A fellow-up pelvic computed tomography angiography (CTA) 2 months postoperatively showed completely occlusion of superior vesical artery with a coil (arrow) . (A) arterial phase CT image; (B) image of coronal CT multiplanar reconstruction. (C) image of coronal CTA multiplanar reconstruction; (D,E) images of three-dimensional CTA. (F) Cystoscopic examination 2 months later revealed a healing mucosa after electrocoagulation (arrow) located at the right bladder base adjacent to interureteric fold.

Discussion

Hematuria due to arteriovesical fistula is an extremely rare clinical entity and we identified only a few cases in the literature. Arteriovesical fistulas can occur iatrogenic injury [26], secondary to trauma [1, 79] and spontaneously [10, 11]. Rous et al reported the first case of a ruptured posttraumatic pseudoaneurysm of the external iliac artery 1 week after a gunshot wound to the lateral aspect of the bladder [7]. Arteriovesical fistulas are mostly associated with previous pelvic surgeries [24], radiotherapy [5] and urologic interventions [6] in patients with vascular disease. There are only two cases where an arteriovesical fistula formed spontaneously due to a ruptured iliac artery aneurysm with hematuria as initial presentation [10, 11].

A pseudoaneurysm, also known as a false aneurysm, is a leakage of arterial blood from an artery into the surrounding tissue with a persistent communication between the originating artery and the resultant adjacent cavity. The development of pseudoaneurysm of a vesical artery is extremely rare, and Pontin et al reported one similar case due to radiation therapy [5]. In this unique case presented, arteriovesical fistula was not recognized at first, and developed fatal hematuria after transurethral electrocoagulation for vesical bleeding. Further CT and selective angiography revealed a pseudoaneurysm of the right superior vesical artery with arteriovesical fistula formation. We postulated that a pulsatile bladder hemorrhage suggested a vascular malformation, maybe owing to rupture of a submucosal branch of vesical artery, and transurethral electrocoagulation causes damage to an arterial wall, which was responsible for the formation of the vesical arterial pseudoaneurysm. Rupture of a pseudoaneurysm is potentially a fatal event, particularly pseudoaneurysms that occur in large visceral arteries [12].

Establishing a precise diagnosis of superior vesical arterial pseudoaneurysm is often difficult since it used to be of rare occurrence. Still, it is important to be aware that vascular abnormality, such as aneurysm, fistula or malformation, could be a possible diagnosis for hematuria, especially when the bladder hemorrhage refractory to bladder irrigation, intra-vesical instillation or endo-urological intervention. Or characteristic pulsative bleeding was presented in cystoscopy inspection. Contrast enhanced CT or CTA would be a useful tool to identify the bleeding source.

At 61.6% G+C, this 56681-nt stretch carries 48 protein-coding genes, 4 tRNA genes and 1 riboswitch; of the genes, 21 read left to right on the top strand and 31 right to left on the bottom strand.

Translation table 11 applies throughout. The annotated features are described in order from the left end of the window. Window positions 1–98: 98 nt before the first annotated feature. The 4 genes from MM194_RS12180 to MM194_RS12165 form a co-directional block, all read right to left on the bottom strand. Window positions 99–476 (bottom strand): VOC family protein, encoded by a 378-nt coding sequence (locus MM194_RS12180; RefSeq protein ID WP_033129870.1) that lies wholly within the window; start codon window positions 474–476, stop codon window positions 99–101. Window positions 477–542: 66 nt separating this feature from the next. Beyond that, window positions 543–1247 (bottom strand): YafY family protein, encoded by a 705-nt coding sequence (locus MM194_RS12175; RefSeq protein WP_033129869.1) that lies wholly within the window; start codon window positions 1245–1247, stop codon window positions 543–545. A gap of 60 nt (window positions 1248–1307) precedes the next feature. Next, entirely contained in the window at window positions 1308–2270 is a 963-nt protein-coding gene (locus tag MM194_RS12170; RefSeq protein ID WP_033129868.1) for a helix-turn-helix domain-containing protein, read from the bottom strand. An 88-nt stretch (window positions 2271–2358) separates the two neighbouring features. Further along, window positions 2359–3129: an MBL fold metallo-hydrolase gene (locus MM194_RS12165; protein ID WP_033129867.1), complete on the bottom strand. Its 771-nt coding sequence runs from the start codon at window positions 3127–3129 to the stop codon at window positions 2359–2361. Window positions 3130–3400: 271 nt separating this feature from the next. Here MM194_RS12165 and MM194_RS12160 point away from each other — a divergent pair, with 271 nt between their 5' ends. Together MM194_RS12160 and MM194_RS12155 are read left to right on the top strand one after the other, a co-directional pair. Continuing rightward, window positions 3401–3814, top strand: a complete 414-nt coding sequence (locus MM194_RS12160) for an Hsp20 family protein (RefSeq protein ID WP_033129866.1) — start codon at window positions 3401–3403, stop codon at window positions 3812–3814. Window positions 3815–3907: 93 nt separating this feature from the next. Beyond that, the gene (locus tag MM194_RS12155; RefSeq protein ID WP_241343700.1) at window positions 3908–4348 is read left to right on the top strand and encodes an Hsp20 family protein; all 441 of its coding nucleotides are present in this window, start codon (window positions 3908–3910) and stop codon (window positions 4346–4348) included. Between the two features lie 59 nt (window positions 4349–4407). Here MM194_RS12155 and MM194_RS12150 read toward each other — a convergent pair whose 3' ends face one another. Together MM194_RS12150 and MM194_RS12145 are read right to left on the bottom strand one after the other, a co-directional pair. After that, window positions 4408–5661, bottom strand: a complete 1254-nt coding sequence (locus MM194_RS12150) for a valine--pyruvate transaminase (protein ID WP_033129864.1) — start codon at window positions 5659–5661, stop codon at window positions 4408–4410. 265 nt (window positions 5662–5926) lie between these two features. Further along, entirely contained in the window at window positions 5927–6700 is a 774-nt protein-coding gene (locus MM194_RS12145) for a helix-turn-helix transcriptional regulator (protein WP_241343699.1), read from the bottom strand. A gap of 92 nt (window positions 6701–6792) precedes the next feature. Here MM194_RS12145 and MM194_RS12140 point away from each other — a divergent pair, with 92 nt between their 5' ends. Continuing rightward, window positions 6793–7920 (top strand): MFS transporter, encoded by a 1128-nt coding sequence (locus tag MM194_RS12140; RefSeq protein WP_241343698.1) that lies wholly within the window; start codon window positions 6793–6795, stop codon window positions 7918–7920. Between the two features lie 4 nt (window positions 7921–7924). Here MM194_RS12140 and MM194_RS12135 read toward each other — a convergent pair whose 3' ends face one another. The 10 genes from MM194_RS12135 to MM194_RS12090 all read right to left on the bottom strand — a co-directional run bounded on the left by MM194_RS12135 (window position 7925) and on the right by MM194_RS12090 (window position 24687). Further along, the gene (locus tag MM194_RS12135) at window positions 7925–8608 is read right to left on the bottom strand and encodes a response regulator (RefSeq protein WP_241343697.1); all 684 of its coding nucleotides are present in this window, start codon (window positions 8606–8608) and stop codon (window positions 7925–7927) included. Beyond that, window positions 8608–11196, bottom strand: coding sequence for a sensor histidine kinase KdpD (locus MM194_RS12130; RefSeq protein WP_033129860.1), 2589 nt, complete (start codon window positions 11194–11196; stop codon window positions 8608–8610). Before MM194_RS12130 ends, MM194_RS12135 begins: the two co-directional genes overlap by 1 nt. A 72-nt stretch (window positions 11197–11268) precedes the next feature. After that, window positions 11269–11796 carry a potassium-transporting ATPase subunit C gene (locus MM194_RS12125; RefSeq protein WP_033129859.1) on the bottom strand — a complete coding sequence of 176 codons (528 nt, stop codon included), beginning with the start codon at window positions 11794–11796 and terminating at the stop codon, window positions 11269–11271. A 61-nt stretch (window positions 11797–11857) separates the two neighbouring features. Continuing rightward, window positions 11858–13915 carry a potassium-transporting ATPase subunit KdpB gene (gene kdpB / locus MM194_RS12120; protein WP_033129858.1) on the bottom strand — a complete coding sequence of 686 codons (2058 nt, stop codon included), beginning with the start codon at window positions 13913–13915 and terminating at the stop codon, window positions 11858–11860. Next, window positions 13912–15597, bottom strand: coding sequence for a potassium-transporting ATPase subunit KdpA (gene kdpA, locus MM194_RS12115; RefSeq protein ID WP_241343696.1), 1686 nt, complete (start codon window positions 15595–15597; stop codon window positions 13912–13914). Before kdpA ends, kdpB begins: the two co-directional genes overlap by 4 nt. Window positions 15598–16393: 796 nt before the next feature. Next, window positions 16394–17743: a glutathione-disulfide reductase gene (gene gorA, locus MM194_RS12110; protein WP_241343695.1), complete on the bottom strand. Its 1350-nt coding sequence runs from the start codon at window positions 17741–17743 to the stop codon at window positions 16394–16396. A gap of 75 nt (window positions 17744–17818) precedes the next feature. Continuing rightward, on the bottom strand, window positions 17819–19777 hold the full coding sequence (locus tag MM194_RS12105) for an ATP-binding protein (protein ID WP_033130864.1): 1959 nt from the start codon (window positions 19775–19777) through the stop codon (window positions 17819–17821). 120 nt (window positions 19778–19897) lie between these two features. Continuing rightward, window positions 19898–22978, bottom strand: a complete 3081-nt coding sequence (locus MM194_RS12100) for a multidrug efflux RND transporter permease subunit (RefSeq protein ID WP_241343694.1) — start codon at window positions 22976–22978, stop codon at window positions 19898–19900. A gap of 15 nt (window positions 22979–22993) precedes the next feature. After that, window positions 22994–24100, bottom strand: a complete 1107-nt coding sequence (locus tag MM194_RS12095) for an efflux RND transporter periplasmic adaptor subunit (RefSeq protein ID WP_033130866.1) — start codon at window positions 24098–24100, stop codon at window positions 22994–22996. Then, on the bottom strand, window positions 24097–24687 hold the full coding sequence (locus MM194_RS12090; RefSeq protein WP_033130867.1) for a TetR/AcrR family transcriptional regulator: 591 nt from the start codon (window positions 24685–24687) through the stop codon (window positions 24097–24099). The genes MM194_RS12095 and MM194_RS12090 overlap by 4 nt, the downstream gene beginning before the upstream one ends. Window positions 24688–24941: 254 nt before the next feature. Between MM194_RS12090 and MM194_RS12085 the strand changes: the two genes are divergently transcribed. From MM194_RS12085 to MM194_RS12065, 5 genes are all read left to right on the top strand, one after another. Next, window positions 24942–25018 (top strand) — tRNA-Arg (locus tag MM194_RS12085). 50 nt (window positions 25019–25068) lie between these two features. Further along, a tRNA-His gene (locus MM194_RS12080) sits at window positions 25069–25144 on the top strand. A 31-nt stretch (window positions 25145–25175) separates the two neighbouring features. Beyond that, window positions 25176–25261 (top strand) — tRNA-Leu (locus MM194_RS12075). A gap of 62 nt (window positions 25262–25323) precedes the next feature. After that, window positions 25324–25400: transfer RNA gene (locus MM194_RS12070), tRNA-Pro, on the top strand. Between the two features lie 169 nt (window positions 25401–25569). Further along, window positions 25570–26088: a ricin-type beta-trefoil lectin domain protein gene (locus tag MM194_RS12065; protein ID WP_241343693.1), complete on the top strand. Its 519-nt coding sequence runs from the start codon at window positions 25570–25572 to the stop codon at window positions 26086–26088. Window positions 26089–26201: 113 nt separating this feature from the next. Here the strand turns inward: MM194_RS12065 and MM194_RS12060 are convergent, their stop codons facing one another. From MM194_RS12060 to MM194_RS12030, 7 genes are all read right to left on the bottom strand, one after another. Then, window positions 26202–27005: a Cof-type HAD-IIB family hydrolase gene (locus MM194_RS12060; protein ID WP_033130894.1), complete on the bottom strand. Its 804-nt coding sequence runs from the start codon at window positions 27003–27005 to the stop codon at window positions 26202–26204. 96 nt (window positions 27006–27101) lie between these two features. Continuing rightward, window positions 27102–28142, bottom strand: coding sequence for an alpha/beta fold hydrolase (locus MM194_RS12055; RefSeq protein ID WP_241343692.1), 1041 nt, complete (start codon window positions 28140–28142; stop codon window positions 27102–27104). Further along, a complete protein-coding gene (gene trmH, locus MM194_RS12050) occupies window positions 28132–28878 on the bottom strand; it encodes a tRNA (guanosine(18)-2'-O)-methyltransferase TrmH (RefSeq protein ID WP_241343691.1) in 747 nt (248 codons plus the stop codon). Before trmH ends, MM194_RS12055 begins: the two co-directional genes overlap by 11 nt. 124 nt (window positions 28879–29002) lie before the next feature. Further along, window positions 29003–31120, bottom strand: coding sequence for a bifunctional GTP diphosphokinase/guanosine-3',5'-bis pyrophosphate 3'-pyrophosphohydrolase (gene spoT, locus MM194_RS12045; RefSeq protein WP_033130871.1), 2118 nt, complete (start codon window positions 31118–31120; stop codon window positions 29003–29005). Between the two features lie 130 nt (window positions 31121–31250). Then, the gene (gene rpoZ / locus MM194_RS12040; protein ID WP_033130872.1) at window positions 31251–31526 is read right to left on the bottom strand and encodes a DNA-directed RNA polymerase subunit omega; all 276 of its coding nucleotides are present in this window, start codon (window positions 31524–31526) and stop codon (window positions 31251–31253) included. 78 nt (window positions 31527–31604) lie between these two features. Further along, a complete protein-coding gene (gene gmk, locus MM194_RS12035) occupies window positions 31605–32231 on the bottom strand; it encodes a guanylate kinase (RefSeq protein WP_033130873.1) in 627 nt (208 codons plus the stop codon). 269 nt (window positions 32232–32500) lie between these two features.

There is no agreement in the literature on a specific course of treatment for arteriovesical fistula. Management options for the patients include embolization, open repair and aneurysm resection [9]. Selective and superselective embolization is the preferred treatment for patients with vascular pseudoaneurysms [12]. It is a safe and effective method, especially for those who are poor surgical candidates. Percutaneous vesical arterial embolization was first described in 1980 by Kobayashi et al [13]. In the present case, right internal iliac artery embolization successfully achieved an immediate hemorrhage control and no major post-embolization complications were noted, which indicated that vesical arterial embolization would be well-tolerated.

Conclusions

In summary, we report a case of arteriovesical fistula formed spontaneously that developed fatal hematuria after transurethral electrocoagulation. Awareness of this as a possible cause of hematuria can assist in immediate diagnosis and appropriate treatment. Contrast enhanced CT or CT angiography should be performed when a pulsatile hemorrhage is revealed during cystoscopy. Therapeutic vesical arterial embolization should be considered as a safe and effective procedure for bleeding control. Transurethral electrocoagulation may cause severe hematuria for pulsatile bladder bleeding in patients with pelvic vascular malformation.

Consent

Written informed consent was obtained from the patient for publication of this Case report and any accompanying images. A copy of the written consent is available for review by the Editor of this journal.

Abbreviations

CT: 

Computed tomography

CTA: 

Computed tomography angiography.

Declarations

Acknowledgements

The work was supported by grants from National Key Clinical Specialty Construction Project of China, Health sector scientific research special project (Grant No.201002010) Zhejiang Provincial Natural Science Foundation of China (LY12H05006).

Authors’ Affiliations

(1)
Department of Urology, The First Affiliated Hospital, Zhejiang University School of Medicine
(2)
Department of Radiology, The First Affiliated Hospital, Zhejiang University School of Medicine
(3)
Department of Urology, China-Japan Friendship Hospital

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  14. Pre-publication history

    1. The pre-publication history for this paper can be accessed here:http://www.biomedcentral.com/1471-2490/13/68/prepub

Copyright

© Zheng et al.; licensee BioMed Central Ltd. 2013

This article is published under license to BioMed Central Ltd. This is an open access article distributed under the terms of the Creative Commons Attribution License (http://creativecommons.org/licenses/by/2.0), which permits unrestricted use, distribution, and reproduction in any medium, provided the original work is properly cited.